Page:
Unit 10 Slides
In Unit 2 you studied a variety of animal tissues. The following
material is designed as a review and amplification of the material presented
previously. Here you will be concentrating on connective tissue (specifically
bone and cartilage) and muscle tissue.
||Slide 1 is of hyaline cartilage, the most common type
of cartilage. Note the clusters of large cartilage cells located in spaces
in the extracellular gel matrix. In cartilage the cells are embedded in
an amorphous matrix of ground substance reinforced by an interlacing network
of fine collagen fibers which cannot be distinguished by light microscopy.
These fibers give the matrix a rubbery consistency. Cartilage can support
great weight, yet it is often flexible and somewhat elastic. Note that
there is no well-developed blood supply in cartilage, which is why damage
to cartilage takes so long to heal.
||Slide 2 is a cross-section of compact bone. Bone is
living tissue and has a hard, relatively rigid matrix. The matrix contains
numerous collagen fibers and is impregnated with inorganic salts, primarily
calcium phosphate. Compact bone is composed of numerous structural units
called Haversian systems. Each Haversian system is seen as a nearly round
area. The circular core of each system is the Haversian canal that runs
lengthwise through the bone. Blood vessels and nerves run through the Haversian
canals. Around the Haversian canal is a series of concentrically arranged
hard lamellae, perforated by elongate dark areas, called lacunae, in which
the bone cells (osteocytes) are located. The numerous very thin dark lines
running radially from the central canal across the lamellae to the lacunae
are the canaliculi. These channels connect the bone cells to one another
and to the Haversian canal. They provide the "highways" through
which tissue fluid, oxygen, and nutrients can reach the widely separated
cells, imprisoned as they are in a desert of solid matrix.
Muscle or Contractile Tissue
||Slide 6 is a longitudinal section of striated muscle.
Notice that each cell (or fiber, as it is usually called) is roughly cylindrical,
contains many nuclei (dark spots, usually found at the edge of the fiber)
and is crossed by alternating dark and light bands called striations. The
fibers are usually bound together by connective tissue into bundles.
||Slide 7 is a cross-section of a skeletal muscle. Note
the peripheral location of the nuclei. In the unfixed tissue the fibers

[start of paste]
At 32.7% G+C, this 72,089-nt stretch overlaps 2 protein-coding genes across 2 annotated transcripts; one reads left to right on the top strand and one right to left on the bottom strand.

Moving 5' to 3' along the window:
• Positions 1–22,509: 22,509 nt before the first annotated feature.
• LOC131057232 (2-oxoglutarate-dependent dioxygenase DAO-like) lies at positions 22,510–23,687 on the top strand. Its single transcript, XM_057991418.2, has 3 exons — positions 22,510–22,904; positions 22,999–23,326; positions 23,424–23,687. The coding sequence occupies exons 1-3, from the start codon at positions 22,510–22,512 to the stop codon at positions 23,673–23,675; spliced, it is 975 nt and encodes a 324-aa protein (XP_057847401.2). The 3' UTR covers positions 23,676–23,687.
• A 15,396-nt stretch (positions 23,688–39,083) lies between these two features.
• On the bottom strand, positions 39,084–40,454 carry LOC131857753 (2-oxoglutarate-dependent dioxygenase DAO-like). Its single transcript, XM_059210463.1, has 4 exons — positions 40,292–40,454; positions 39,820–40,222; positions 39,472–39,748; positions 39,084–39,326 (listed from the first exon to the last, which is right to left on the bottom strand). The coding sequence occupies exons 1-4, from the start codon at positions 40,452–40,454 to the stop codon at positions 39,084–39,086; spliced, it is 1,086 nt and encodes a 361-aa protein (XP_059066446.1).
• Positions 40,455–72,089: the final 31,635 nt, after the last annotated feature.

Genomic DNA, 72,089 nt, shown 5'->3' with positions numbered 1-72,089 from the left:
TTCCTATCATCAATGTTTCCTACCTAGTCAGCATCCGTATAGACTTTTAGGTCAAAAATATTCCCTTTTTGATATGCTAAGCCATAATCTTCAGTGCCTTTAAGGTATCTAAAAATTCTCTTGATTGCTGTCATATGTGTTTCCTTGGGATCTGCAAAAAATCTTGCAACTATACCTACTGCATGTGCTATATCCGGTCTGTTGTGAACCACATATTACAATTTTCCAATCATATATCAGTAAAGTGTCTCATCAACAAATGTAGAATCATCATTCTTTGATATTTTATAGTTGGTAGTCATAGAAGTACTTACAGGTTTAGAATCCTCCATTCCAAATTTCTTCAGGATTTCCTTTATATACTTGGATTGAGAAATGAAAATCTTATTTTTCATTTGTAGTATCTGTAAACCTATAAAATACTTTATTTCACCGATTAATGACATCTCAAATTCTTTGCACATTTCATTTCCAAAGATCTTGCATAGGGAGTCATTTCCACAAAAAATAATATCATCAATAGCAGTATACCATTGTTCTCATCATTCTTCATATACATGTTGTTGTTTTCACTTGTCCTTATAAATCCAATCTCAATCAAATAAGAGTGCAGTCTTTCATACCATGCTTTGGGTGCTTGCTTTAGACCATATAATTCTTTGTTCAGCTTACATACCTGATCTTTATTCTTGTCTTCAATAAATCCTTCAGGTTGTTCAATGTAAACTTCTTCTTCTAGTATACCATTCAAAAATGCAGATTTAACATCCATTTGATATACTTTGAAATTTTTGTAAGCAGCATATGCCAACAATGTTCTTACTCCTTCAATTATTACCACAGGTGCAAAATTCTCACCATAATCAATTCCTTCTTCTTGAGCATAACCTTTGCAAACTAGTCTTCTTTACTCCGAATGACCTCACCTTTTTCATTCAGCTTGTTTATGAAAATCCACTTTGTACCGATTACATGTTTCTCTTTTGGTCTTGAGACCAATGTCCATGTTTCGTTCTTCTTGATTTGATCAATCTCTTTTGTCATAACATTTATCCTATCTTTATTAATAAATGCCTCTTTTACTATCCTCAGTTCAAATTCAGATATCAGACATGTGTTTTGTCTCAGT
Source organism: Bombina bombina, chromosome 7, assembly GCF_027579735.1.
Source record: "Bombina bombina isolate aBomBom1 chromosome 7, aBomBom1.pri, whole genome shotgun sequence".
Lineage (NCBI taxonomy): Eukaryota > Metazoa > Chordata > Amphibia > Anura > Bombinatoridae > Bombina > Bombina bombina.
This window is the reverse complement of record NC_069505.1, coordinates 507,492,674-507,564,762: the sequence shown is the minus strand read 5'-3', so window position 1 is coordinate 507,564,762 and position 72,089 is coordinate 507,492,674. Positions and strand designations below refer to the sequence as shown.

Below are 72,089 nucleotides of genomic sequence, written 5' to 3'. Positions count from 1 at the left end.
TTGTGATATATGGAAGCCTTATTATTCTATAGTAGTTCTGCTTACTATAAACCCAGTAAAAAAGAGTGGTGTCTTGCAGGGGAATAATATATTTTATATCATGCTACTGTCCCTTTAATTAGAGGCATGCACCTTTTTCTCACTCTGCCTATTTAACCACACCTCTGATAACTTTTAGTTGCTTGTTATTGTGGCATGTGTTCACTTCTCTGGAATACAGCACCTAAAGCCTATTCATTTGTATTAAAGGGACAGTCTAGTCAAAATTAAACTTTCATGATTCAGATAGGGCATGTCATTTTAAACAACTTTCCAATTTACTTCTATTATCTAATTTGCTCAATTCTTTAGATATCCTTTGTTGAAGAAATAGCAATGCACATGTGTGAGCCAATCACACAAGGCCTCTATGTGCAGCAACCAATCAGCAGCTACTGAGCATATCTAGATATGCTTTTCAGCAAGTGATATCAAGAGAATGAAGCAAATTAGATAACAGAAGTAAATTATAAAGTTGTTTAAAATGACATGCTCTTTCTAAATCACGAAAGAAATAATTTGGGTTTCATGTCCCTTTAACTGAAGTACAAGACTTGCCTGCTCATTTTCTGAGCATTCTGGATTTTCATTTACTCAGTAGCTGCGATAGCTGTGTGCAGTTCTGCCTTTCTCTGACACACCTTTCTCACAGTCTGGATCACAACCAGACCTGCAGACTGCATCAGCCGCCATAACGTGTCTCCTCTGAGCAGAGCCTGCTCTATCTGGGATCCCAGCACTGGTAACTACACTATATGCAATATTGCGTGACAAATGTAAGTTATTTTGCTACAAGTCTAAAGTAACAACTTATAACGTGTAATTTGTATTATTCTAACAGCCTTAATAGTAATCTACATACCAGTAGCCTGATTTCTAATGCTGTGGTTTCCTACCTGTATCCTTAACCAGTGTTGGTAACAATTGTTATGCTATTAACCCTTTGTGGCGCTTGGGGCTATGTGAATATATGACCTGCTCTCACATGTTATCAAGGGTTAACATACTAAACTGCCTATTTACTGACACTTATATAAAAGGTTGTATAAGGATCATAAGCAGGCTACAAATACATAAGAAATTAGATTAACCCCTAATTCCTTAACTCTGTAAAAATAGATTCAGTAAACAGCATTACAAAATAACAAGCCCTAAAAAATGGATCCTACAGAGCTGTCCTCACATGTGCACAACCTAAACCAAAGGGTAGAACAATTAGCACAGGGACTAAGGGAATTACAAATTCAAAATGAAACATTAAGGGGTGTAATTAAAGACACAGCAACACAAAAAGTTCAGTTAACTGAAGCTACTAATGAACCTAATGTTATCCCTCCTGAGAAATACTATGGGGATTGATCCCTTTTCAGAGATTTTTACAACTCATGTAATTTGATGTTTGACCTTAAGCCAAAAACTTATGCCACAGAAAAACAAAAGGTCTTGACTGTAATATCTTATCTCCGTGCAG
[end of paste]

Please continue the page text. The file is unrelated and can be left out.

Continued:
are round but during fixation they become artificially polyhedral. (C =
blood capillaries; P = strand of connective tissue.)
Slide 8 is a high-power view of a single
striated muscle fiber in longitudinal view. Note the peripheral locations
of the nuclei and the definite striations.
||Slide 9 shows several neuromuscular junctions. The dark
lines entering from the center right and going to the individual muscle
fibers are motor neurons. A specialized structure, the neuromuscular junction
is formed from the end of the axon and the adjacent portion of the muscle
surface. Transmission across this gap is by transmitter chemicals. Cells
of skeletal muscle are innervated by a single nerve fiber from the somatic
||Slide 10 is a longitudinal section of smooth muscle.
Smooth muscle fibers interlace to form sheets of muscle rather than bundles.
Each fiber is elongate, pointed at each end, and contains a single, centrally
located nucleus. There are no striations. Smooth muscle fibers are innervated
by the autonomic nervous system; each fiber has both SANS and PANS innervation.
||Slide 11 is a longitudinal section of cardiac muscle.
Cardiac cells often branch and interdigitate, thus forming the complex
three-dimensional network seen here. The tiny brown cells seen in spaces
between the fibers are red blood cells; cardiac muscle is well supplied
with blood. Notice that cardiac muscle has some of the attributes of smooth
muscle, and some of striated muscle. There are striations but these are
not as apparent as in striated muscle. Like smooth muscle, each fiber has
a single nucleus. Cardiac muscle is innervated by both divisions of the
autonomic nervous system.
||Slide 12 is a longitudinal section of cardiac muscle
at a higher magnification. The muscle fibers branch and interdigitate,
but each is a complete unit surrounded by a cell membrane. The thick dark
line in the center, marking the junction between two cells, is an intercalated
disk. These are places where one cell ends and the next begins; here the
membranes of both fibers parallel each other through an extensive series
of folds. They provide a strong union between fibers, so a pull of one
contractile unit can be transmitted along its axis to the next. These are
also places where electrical stimuli can pass directly from one cell to
||Slide 13 shows bacterial flagella. Many bacteria actively
move about by means of flagella arising from one or both ends of a cell,
or from the entire surface. These flagella are quite different from the
flagella and cilia of eukaryotes. Eukaryotic flagella propel cells with
a wavelike motion, utilizing the energy of ATP. By contrast, bacterial
flagella are thin helical filaments that propel the cells with a propeller-like,
rotating motion. The energy for this process does not come from ATP directly;
a proton pump is involved. When a cell has more than one flagellum, the
flagella cluster together and rotate as a single bundle. The flagella propel
the cell by rotating in a fashion similar to the propeller of a ship.
||Slide 14 shows longitudinal and cross-sections of eukaryotic
flagella. Note the 9 + 2 arrangement of the microtubules.